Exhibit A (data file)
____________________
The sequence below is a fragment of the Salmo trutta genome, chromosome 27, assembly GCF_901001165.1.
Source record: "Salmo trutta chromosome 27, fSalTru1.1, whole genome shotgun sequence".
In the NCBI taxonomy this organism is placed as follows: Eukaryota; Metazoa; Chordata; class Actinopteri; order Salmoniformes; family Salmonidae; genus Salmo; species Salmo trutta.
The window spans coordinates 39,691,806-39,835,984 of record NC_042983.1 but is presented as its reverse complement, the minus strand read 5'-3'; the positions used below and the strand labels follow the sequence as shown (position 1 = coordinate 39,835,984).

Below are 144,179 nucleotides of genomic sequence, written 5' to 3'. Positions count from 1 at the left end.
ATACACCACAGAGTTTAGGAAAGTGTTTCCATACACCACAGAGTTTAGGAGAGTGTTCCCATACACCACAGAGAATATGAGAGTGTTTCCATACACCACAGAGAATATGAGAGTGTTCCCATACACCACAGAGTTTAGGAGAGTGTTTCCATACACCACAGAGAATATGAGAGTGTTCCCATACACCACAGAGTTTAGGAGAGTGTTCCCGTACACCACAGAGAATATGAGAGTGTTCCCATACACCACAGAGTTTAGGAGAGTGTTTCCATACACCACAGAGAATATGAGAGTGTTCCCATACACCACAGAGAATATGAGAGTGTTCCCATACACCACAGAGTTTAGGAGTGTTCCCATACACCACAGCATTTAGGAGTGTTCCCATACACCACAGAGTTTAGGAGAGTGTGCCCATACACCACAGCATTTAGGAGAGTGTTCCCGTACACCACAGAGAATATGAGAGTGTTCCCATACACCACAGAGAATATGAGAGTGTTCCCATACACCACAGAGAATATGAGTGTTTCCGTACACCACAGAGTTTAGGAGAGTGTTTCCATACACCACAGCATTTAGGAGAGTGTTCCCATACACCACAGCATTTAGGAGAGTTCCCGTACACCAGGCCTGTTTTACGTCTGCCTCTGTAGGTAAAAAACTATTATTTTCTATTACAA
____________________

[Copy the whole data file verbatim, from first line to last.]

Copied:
The sequence below is a fragment of the Salmo trutta genome, chromosome 27, assembly GCF_901001165.1.
Source record: "Salmo trutta chromosome 27, fSalTru1.1, whole genome shotgun sequence".
In the NCBI taxonomy this organism is placed as follows: Eukaryota; Metazoa; Chordata; class Actinopteri; order Salmoniformes; family Salmonidae; genus Salmo; species Salmo trutta.
The window spans coordinates 39,691,806-39,835,984 of record NC_042983.1 but is presented as its reverse complement, the minus strand read 5'-3'; the positions used below and the strand labels follow the sequence as shown (position 1 = coordinate 39,835,984).

Below are 144,179 nucleotides of genomic sequence, written 5' to 3'. Positions count from 1 at the left end.
ATACACCACAGAGTTTAGGAAAGTGTTTCCATACACCACAGAGTTTAGGAGAGTGTTCCCATACACCACAGAGAATATGAGAGTGTTTCCATACACCACAGAGAATATGAGAGTGTTCCCATACACCACAGAGTTTAGGAGAGTGTTTCCATACACCACAGAGAATATGAGAGTGTTCCCATACACCACAGAGTTTAGGAGAGTGTTCCCGTACACCACAGAGAATATGAGAGTGTTCCCATACACCACAGAGTTTAGGAGAGTGTTTCCATACACCACAGAGAATATGAGAGTGTTCCCATACACCACAGAGAATATGAGAGTGTTCCCATACACCACAGAGTTTAGGAGTGTTCCCATACACCACAGCATTTAGGAGTGTTCCCATACACCACAGAGTTTAGGAGAGTGTGCCCATACACCACAGCATTTAGGAGAGTGTTCCCGTACACCACAGAGAATATGAGAGTGTTCCCATACACCACAGAGAATATGAGAGTGTTCCCATACACCACAGAGAATATGAGTGTTTCCGTACACCACAGAGTTTAGGAGAGTGTTTCCATACACCACAGCATTTAGGAGAGTGTTCCCATACACCACAGCATTTAGGAGAGTTCCCGTACACCAGGCCTGTTTTACGTCTGCCTCTGTAGGTAAAAAACTATTATTTTCTATTACAA